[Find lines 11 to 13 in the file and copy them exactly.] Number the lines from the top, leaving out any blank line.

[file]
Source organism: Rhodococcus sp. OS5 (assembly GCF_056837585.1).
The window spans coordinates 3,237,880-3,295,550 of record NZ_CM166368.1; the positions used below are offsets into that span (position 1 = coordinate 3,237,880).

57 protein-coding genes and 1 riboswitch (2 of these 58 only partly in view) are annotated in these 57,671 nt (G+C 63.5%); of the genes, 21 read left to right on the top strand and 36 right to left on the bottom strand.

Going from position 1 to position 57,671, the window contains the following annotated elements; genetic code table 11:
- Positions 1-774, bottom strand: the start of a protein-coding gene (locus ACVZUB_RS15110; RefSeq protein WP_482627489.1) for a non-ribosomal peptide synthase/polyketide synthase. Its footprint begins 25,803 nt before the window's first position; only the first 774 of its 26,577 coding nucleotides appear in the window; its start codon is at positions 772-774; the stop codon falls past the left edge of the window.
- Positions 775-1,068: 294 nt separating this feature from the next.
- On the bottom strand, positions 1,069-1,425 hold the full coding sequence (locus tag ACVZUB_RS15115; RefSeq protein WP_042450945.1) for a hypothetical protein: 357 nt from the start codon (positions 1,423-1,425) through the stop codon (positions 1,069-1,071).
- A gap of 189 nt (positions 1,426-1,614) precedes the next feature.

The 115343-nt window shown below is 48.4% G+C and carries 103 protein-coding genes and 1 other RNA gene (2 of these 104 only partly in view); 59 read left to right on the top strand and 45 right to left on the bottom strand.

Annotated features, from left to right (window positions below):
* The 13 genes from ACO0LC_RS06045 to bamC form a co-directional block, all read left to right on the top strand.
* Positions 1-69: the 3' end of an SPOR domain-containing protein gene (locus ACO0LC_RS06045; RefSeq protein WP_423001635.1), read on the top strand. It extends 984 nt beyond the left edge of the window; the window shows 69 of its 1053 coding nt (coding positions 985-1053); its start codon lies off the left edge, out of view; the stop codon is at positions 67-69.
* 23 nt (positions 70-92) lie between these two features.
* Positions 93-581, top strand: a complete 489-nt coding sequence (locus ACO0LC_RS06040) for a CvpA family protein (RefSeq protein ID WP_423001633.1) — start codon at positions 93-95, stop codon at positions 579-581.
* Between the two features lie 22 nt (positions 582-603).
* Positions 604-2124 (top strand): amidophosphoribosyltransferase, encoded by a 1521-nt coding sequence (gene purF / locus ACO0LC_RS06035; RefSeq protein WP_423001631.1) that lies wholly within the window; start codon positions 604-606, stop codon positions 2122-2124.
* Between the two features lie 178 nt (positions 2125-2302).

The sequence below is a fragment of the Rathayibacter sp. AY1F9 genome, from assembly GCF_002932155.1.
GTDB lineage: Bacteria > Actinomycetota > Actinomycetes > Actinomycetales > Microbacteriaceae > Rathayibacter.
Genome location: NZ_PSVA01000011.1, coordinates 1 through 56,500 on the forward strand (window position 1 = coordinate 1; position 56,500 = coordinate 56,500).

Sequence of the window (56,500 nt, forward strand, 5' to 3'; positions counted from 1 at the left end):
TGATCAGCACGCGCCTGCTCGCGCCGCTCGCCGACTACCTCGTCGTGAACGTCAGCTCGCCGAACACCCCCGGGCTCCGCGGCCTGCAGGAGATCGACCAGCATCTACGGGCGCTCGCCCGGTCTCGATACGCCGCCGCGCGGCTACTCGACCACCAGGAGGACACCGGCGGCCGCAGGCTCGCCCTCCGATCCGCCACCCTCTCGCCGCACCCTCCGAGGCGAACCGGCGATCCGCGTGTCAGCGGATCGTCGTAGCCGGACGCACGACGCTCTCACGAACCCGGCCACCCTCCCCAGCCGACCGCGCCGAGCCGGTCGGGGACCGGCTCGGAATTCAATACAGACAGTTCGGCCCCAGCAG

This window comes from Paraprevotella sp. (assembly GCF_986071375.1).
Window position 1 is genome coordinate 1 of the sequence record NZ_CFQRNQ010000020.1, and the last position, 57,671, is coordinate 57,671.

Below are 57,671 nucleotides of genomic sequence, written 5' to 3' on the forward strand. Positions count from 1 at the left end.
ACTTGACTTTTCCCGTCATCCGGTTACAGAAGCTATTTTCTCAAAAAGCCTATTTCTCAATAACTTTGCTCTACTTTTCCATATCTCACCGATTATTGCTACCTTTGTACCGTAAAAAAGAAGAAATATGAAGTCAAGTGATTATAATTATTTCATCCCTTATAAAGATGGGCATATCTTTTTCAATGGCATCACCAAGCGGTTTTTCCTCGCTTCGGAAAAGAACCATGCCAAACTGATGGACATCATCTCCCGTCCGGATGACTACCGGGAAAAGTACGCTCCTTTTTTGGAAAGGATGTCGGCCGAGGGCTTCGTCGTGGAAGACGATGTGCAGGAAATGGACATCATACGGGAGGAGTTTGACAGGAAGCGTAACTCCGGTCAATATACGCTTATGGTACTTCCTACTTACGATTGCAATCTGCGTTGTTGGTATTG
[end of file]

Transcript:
* The 13 genes from ACO0LC_RS06045 to bamC form a co-directional block, all read left to right on the top strand.
* Positions 1-69: the 3' end of an SPOR domain-containing protein gene (locus ACO0LC_RS06045; RefSeq protein WP_423001635.1), read on the top strand. It extends 984 nt beyond the left edge of the window; the window shows 69 of its 1053 coding nt (coding positions 985-1053); its start codon lies off the left edge, out of view; the stop codon is at positions 67-69.
* 23 nt (positions 70-92) lie between these two features.